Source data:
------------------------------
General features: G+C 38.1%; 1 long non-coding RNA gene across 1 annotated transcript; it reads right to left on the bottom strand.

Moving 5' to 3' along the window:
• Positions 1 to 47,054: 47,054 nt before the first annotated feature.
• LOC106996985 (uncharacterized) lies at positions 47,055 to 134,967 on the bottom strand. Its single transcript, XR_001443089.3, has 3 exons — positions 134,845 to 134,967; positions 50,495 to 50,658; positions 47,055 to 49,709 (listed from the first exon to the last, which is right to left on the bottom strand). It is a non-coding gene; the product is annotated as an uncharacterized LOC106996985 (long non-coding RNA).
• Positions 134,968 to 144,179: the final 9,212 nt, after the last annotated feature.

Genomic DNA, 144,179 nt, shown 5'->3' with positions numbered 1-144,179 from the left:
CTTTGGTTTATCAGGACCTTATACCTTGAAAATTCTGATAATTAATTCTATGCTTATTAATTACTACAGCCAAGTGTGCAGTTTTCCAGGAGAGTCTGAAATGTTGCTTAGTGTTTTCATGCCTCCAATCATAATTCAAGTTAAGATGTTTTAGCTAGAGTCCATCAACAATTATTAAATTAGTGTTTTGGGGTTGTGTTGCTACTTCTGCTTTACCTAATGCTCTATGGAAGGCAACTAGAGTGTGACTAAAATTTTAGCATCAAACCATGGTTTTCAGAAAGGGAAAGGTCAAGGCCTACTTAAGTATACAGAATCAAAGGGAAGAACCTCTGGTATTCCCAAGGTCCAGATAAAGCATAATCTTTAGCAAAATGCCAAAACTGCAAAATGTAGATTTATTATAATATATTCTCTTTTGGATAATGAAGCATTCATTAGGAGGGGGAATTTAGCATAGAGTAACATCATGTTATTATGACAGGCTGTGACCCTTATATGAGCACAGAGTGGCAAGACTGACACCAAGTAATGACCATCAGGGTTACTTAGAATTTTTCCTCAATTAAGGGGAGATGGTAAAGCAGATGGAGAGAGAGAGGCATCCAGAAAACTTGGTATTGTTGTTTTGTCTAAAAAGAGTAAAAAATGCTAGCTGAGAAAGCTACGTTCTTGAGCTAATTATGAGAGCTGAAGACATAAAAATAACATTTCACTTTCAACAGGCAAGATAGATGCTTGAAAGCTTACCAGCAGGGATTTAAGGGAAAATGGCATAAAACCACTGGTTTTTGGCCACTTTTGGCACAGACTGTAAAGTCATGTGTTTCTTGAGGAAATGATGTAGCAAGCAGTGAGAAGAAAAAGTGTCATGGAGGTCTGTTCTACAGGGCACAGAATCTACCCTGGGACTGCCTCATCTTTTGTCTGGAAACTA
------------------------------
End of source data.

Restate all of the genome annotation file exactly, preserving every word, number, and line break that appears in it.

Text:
General features: G+C 38.1%; 1 long non-coding RNA gene across 1 annotated transcript; it reads right to left on the bottom strand.

Moving 5' to 3' along the window:
• Positions 1 to 47,054: 47,054 nt before the first annotated feature.
• LOC106996985 (uncharacterized) lies at positions 47,055 to 134,967 on the bottom strand. Its single transcript, XR_001443089.3, has 3 exons — positions 134,845 to 134,967; positions 50,495 to 50,658; positions 47,055 to 49,709 (listed from the first exon to the last, which is right to left on the bottom strand). It is a non-coding gene; the product is annotated as an uncharacterized LOC106996985 (long non-coding RNA).
• Positions 134,968 to 144,179: the final 9,212 nt, after the last annotated feature.

Genomic DNA, 144,179 nt, shown 5'->3' with positions numbered 1-144,179 from the left:
CTTTGGTTTATCAGGACCTTATACCTTGAAAATTCTGATAATTAATTCTATGCTTATTAATTACTACAGCCAAGTGTGCAGTTTTCCAGGAGAGTCTGAAATGTTGCTTAGTGTTTTCATGCCTCCAATCATAATTCAAGTTAAGATGTTTTAGCTAGAGTCCATCAACAATTATTAAATTAGTGTTTTGGGGTTGTGTTGCTACTTCTGCTTTACCTAATGCTCTATGGAAGGCAACTAGAGTGTGACTAAAATTTTAGCATCAAACCATGGTTTTCAGAAAGGGAAAGGTCAAGGCCTACTTAAGTATACAGAATCAAAGGGAAGAACCTCTGGTATTCCCAAGGTCCAGATAAAGCATAATCTTTAGCAAAATGCCAAAACTGCAAAATGTAGATTTATTATAATATATTCTCTTTTGGATAATGAAGCATTCATTAGGAGGGGGAATTTAGCATAGAGTAACATCATGTTATTATGACAGGCTGTGACCCTTATATGAGCACAGAGTGGCAAGACTGACACCAAGTAATGACCATCAGGGTTACTTAGAATTTTTCCTCAATTAAGGGGAGATGGTAAAGCAGATGGAGAGAGAGAGGCATCCAGAAAACTTGGTATTGTTGTTTTGTCTAAAAAGAGTAAAAAATGCTAGCTGAGAAAGCTACGTTCTTGAGCTAATTATGAGAGCTGAAGACATAAAAATAACATTTCACTTTCAACAGGCAAGATAGATGCTTGAAAGCTTACCAGCAGGGATTTAAGGGAAAATGGCATAAAACCACTGGTTTTTGGCCACTTTTGGCACAGACTGTAAAGTCATGTGTTTCTTGAGGAAATGATGTAGCAAGCAGTGAGAAGAAAAAGTGTCATGGAGGTCTGTTCTACAGGGCACAGAATCTACCCTGGGACTGCCTCATCTTTTGTCTGGAAACTA